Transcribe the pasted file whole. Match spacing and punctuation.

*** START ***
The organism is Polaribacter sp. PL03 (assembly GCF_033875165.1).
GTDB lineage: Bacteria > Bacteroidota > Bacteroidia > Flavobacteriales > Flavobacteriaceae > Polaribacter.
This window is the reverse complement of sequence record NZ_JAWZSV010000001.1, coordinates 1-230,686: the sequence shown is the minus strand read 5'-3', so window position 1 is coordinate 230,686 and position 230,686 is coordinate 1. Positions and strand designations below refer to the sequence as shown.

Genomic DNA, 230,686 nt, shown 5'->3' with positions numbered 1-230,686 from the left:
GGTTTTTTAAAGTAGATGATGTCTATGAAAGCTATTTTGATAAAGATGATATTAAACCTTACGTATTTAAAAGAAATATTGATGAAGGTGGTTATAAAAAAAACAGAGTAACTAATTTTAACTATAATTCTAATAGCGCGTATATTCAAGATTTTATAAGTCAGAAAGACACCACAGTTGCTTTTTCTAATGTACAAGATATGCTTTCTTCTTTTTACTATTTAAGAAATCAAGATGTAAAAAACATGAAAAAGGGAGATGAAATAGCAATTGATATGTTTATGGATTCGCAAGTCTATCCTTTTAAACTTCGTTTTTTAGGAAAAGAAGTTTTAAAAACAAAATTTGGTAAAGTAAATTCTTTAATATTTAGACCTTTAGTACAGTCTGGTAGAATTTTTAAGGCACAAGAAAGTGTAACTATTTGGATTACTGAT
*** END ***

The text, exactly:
The organism is Polaribacter sp. PL03 (assembly GCF_033875165.1).
GTDB lineage: Bacteria > Bacteroidota > Bacteroidia > Flavobacteriales > Flavobacteriaceae > Polaribacter.
This window is the reverse complement of sequence record NZ_JAWZSV010000001.1, coordinates 1-230,686: the sequence shown is the minus strand read 5'-3', so window position 1 is coordinate 230,686 and position 230,686 is coordinate 1. Positions and strand designations below refer to the sequence as shown.

Genomic DNA, 230,686 nt, shown 5'->3' with positions numbered 1-230,686 from the left:
GGTTTTTTAAAGTAGATGATGTCTATGAAAGCTATTTTGATAAAGATGATATTAAACCTTACGTATTTAAAAGAAATATTGATGAAGGTGGTTATAAAAAAAACAGAGTAACTAATTTTAACTATAATTCTAATAGCGCGTATATTCAAGATTTTATAAGTCAGAAAGACACCACAGTTGCTTTTTCTAATGTACAAGATATGCTTTCTTCTTTTTACTATTTAAGAAATCAAGATGTAAAAAACATGAAAAAGGGAGATGAAATAGCAATTGATATGTTTATGGATTCGCAAGTCTATCCTTTTAAACTTCGTTTTTTAGGAAAAGAAGTTTTAAAAACAAAATTTGGTAAAGTAAATTCTTTAATATTTAGACCTTTAGTACAGTCTGGTAGAATTTTTAAGGCACAAGAAAGTGTAACTATTTGGATTACTGAT